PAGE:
The PLAAF has approximately 150 air bases. In India’s area of interest in Tibet, there are at least five large bases with 15 surrounding ones. About ten more are under construction. All airfields in Tibet obviously have a dual role. Civil aircraft of the B777, A330 and A340 classes can operate in the main civil airfields. Some of the military bases have hardened shelters. All have long runways, some extending to five kilometres to cater for the requirement of longer runways at high altitude. Some airfields such as Linzhi (India-China-Myanmar tri junction) are near the border. In 2013, SU27 fighters have operated from fields like Gonkar at 16,000 feet altitude. Numerous helipads and Advanced Landing Fields (ALGs) have been built for operations by the PLA.

Aircraft performance decreases rapidly with altitude and operations from TAR airfields impose severe restrictions on the amount of fuel and weapons carried. This makes aerial refueling a necessity to carry acceptable weight of weapons over worthwhile distances. Aerial refueling tankers are in short supply and are also required in other MRs given the size of China and the necessity to base critical air assets deep inside and as far away as possible from land borders or the coast.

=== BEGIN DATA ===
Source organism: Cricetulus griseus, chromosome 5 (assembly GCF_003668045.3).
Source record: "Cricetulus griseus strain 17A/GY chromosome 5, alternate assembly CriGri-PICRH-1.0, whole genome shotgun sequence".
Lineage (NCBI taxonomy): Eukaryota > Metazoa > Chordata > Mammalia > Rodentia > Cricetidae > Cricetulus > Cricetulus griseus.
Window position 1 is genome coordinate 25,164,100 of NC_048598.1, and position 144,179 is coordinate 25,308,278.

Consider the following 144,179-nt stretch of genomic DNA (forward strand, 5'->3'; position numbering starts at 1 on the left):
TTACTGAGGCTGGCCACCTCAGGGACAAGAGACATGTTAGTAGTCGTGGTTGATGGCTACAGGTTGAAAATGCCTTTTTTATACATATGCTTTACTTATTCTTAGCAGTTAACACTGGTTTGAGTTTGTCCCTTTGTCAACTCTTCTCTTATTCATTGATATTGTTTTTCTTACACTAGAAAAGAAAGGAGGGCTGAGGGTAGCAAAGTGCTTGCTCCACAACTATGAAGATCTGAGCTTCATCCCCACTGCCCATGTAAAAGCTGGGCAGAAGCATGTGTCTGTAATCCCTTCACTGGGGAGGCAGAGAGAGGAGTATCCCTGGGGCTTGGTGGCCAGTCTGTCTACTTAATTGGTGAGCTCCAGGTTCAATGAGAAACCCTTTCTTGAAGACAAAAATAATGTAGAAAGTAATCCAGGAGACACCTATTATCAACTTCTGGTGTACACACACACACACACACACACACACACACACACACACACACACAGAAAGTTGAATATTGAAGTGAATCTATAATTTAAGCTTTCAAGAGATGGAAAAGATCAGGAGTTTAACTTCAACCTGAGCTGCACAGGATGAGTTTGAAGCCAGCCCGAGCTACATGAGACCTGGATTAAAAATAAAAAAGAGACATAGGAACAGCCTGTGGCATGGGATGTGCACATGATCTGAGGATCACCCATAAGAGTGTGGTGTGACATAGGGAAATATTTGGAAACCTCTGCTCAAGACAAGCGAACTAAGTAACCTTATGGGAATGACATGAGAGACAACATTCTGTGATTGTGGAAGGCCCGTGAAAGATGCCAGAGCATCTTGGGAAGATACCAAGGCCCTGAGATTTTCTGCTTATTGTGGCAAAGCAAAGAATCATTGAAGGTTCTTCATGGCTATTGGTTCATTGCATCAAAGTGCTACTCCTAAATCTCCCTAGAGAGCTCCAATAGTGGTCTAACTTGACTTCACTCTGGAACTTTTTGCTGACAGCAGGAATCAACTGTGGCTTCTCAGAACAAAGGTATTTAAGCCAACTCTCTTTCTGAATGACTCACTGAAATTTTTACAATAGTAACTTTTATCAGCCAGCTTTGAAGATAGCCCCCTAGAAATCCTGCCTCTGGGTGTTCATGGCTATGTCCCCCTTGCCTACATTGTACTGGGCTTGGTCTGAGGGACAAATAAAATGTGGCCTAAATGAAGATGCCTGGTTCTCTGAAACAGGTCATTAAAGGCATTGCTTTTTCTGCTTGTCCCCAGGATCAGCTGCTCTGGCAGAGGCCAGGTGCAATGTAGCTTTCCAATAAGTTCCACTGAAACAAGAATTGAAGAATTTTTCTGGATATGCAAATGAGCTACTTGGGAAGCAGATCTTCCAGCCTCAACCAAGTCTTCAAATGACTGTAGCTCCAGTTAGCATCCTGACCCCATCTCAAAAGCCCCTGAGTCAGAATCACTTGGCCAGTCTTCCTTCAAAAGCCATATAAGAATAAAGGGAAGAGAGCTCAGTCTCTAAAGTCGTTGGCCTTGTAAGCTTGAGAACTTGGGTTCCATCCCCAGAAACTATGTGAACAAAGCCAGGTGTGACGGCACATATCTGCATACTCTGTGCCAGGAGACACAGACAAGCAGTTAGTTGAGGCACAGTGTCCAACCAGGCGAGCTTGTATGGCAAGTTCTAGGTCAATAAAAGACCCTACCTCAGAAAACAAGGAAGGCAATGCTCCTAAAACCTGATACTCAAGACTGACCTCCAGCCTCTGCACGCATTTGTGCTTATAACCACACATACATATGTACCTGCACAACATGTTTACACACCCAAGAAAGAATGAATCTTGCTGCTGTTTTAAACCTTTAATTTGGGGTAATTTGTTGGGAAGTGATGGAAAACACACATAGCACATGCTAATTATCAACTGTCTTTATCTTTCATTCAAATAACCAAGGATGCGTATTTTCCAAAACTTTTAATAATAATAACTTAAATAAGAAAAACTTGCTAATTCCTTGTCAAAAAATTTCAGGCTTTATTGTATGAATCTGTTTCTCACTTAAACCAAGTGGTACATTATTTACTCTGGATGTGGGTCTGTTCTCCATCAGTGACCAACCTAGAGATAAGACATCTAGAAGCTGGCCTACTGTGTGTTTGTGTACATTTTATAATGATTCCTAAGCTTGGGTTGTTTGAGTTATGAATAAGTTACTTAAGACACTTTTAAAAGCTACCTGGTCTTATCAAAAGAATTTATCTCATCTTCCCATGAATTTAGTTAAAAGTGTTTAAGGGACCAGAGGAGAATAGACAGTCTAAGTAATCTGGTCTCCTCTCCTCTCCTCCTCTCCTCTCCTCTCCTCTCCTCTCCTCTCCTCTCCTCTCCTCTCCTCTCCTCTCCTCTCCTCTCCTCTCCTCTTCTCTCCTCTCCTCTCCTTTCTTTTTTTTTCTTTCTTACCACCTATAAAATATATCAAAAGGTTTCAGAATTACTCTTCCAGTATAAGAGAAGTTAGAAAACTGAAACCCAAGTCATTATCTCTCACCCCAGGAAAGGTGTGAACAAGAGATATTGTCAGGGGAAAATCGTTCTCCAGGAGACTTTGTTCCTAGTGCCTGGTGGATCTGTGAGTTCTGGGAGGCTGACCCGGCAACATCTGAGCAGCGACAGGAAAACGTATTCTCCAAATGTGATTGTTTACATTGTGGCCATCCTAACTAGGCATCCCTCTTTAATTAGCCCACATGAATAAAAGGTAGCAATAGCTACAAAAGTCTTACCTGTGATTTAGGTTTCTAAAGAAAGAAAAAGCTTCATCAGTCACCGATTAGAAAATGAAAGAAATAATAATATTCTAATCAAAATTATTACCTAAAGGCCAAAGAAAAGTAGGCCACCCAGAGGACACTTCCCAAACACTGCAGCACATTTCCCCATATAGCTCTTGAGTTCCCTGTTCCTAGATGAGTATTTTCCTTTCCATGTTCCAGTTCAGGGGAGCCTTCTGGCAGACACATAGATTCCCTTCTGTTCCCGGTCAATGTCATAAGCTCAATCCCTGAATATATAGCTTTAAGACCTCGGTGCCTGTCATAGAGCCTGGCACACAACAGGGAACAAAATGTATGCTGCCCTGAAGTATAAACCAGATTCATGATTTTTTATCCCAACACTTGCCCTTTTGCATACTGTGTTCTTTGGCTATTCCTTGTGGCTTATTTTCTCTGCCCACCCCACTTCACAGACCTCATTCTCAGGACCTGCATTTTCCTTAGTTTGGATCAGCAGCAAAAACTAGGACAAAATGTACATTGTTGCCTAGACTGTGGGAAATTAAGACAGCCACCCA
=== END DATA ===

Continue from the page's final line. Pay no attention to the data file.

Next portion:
Threats and Vulnerabilities

It is clear that the PLAAF has the equipment and infrastructure to pose a threat to Indian forces on the border and to infrastructure further in depth. The Second Artillery has the capability to target the whole of India. The Chinese military is switching over to an offensive doctrine and is preparing to engage in short duration localised military conflicts to extend national hegemony or to resolve territorial disputes, especially in areas where their vulnerability is low and the adversary does not have a significant military capability.

The threat of nuclear strikes on population and industrial targets by assets of the Second Artillery will also exist.